Destination delicacy: The 10 best stops for foodies
FOOD is an important part of travel and for many it is the main purpose of visiting a country. Ann Rickard believes in embracing the cuisine of the country you are in at the time, forgetting all your usual favourite foods and taking your taste buds out for new experience. Be brave and try, she says. These are her 10 favourite food countries, but you surely will have your own.
STICK to the familiar if you are nervous, but dumplings, Peking duck, yum cha and stir fries as we know them are taken to a new level of flavour in China. For the adventurous, everything is possible. We've braved chicken feet in a Guangzhou restaurant that seated 1,000 people, eating everything from what looked like battered spiders to slippery eels.
FAMILIAR and fabulous is Goi Cuon, a translucent spring roll filled with minced pork or crab and coriander. Not so familiar but a must-try is Banh Xeo, sizzling fried pancakes with prawns, bean sprouts and egg, wrapped in rice paper with herbs and dipped into a spicy sauce. Steer clear of the wet markets unless you have a strong stomach. Live frogs, snakes and turtles in buckets might disturb us but the locals love them simmered in a spicy sauce.
IT'S not all Michelin-star dining, although it is quite the experience to sit down in elegant surroundings to confit duck and foie gras. But the real pleasure comes in finding a rustic bistro (often behind a tabac in a small village) serving three simple but good courses for 15 euros the lot, including wine. Then there are the vibrant markets to pick up a pungent cheese, gnarly tomatoes, marinated olives, an obligatory baguette and maybe an apple tart tatine. Where's the nearest picnic spot?
WE'VE eaten five-star here at David Thompson's Nahm restaurant with its teak and wood panels, but we also love pulling up a plastic chair at a tin table on a footpath while something nearby sizzles in a wok or chars on an open burner. Don't be afraid to eat on the street, but stick the rule of eating at stalls with crowds of locals, and watch your food being cooked (beware of anything in a food warmer.) For the timid, street food tours with English-speaking guides in the cities and towns will show you the ropes.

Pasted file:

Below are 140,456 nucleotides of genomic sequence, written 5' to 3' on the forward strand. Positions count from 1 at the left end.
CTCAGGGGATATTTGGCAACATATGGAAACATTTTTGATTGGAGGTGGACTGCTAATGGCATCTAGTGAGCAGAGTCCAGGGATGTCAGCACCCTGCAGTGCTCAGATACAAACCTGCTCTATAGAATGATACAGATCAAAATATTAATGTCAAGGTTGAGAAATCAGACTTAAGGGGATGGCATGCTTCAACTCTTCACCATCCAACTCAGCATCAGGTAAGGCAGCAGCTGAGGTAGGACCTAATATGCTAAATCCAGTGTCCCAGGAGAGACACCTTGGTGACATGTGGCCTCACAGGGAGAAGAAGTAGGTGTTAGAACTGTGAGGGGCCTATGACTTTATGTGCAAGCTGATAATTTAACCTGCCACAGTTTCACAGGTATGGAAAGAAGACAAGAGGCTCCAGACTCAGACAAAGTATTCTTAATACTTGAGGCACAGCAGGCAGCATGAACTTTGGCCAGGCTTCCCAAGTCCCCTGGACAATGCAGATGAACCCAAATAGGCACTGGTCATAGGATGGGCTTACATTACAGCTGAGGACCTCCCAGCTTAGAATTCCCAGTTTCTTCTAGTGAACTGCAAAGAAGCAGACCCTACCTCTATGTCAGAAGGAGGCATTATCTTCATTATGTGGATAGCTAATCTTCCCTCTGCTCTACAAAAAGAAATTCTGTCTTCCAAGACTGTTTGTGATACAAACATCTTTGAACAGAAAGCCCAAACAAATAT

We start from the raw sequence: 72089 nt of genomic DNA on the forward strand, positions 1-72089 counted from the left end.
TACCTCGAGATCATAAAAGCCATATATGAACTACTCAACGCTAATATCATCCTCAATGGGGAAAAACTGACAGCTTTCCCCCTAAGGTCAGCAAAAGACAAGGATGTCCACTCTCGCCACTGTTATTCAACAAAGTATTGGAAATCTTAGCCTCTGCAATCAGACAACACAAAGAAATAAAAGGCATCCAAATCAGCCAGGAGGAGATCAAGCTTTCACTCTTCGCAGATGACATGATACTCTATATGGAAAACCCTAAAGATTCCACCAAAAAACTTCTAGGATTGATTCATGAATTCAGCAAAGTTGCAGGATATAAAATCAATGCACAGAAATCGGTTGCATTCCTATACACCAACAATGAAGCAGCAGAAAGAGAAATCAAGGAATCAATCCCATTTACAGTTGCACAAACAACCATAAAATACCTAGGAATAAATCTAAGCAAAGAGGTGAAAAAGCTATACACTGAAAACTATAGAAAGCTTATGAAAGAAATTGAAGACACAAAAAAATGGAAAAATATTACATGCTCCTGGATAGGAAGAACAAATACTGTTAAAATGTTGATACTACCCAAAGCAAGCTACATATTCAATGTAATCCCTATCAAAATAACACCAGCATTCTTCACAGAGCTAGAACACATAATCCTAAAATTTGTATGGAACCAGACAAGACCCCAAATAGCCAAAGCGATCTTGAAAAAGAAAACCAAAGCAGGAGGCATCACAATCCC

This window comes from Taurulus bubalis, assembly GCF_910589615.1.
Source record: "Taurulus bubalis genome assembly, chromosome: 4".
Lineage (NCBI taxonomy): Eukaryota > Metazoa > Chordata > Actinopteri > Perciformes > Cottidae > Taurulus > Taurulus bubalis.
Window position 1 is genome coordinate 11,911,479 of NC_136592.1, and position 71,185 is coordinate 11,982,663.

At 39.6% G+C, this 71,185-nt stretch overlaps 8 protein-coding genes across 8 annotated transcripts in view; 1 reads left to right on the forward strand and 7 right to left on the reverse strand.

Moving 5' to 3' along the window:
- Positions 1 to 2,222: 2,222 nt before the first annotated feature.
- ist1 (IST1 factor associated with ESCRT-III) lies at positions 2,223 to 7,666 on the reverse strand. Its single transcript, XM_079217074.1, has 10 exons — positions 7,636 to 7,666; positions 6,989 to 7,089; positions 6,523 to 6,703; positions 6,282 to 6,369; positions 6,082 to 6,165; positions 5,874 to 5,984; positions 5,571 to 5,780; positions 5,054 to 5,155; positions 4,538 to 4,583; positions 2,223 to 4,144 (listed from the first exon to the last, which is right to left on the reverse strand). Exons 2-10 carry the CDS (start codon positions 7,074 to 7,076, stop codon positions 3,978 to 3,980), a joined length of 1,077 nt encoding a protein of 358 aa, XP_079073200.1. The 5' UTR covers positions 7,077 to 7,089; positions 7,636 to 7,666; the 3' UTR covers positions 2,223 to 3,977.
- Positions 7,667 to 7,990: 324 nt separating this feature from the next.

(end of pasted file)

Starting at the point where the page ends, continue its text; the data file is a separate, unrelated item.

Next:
HIT as many tapas bars as possible for lunch and feast on hundreds of varieties of small bites. Then have a long siesta and go out to eat at 11pm like the locals do. Paella at one of the waterfront restaurants along the Passeig de Joan de Borbo might be touristy but when you have a towering pan of fragrant, saffron rice filled with moist chicken and fresh seafood in front of you, being a tourist among other tourists is okay.
BREAKFAST on roti canai, a griddled pizza-like dough with a pile of lentils on top, (or an egg if you are conservative.) Eat at least six times a day here where food is king and all the familiar dishes are tastier than we know them: nasi goreng, rendang curry, satays. But a snack on the street of kuey teow, rice noodles cooked over charcoal with chilli, prawns and soy, eaten out of a paper parcel, will make you feel like a local.
ENJOY your pizzas with thin crusts and simple mozzarella, prosciutto and tomato topping, and eat one all to yourself (locals do) and then take the taste-buds out of their comfort zone with insalate di polpo (boiled octopus salad) or trippa (tripe). Each region has its own trippa recipe but it is often cooked in a tomato and wine broth. Look for cacciucco, a seafood stew in a chilli tomato broth.
FOOD is not the first thing you think of here, more like beer, but start the day with bread and you'll know you've arrived. Crusty outsides, soft or dense insides, Germans eat bread with every meal. Then there are the slow-cooked pork knuckles,smoked meats, sauerkraut...let yourself go but do save yourself for a large slice of Black Forest Cake.
THIS small land-locked country never blows its trumpet about its cuisine but some of the tastiest food in the world is here. Rosti, thinly grated, pan-fried potatoes is a national dish, enhanced with salty bacon and fried egg and raclette cheese (Rosti Valaisanne) and eaten with tangy gherkins and pickled pearl onions. Finish that off with a Swiss chocolate or two and you'll know you're in a country that loves its food.
IN A taverna in the Plaka with views of the Acropolis I once ate a slab of moussaka so rich, I could barely lift my stomach off the ground for two days. But moussaka is a must in Greece, as is stuffed squid, a Greek salad, meatballs and baklava. Octopus, fresh off the boat and cooked over a grill on any Greek Island is going to be a lasting memory.
Read more of Ann's musings at www.annrickard.com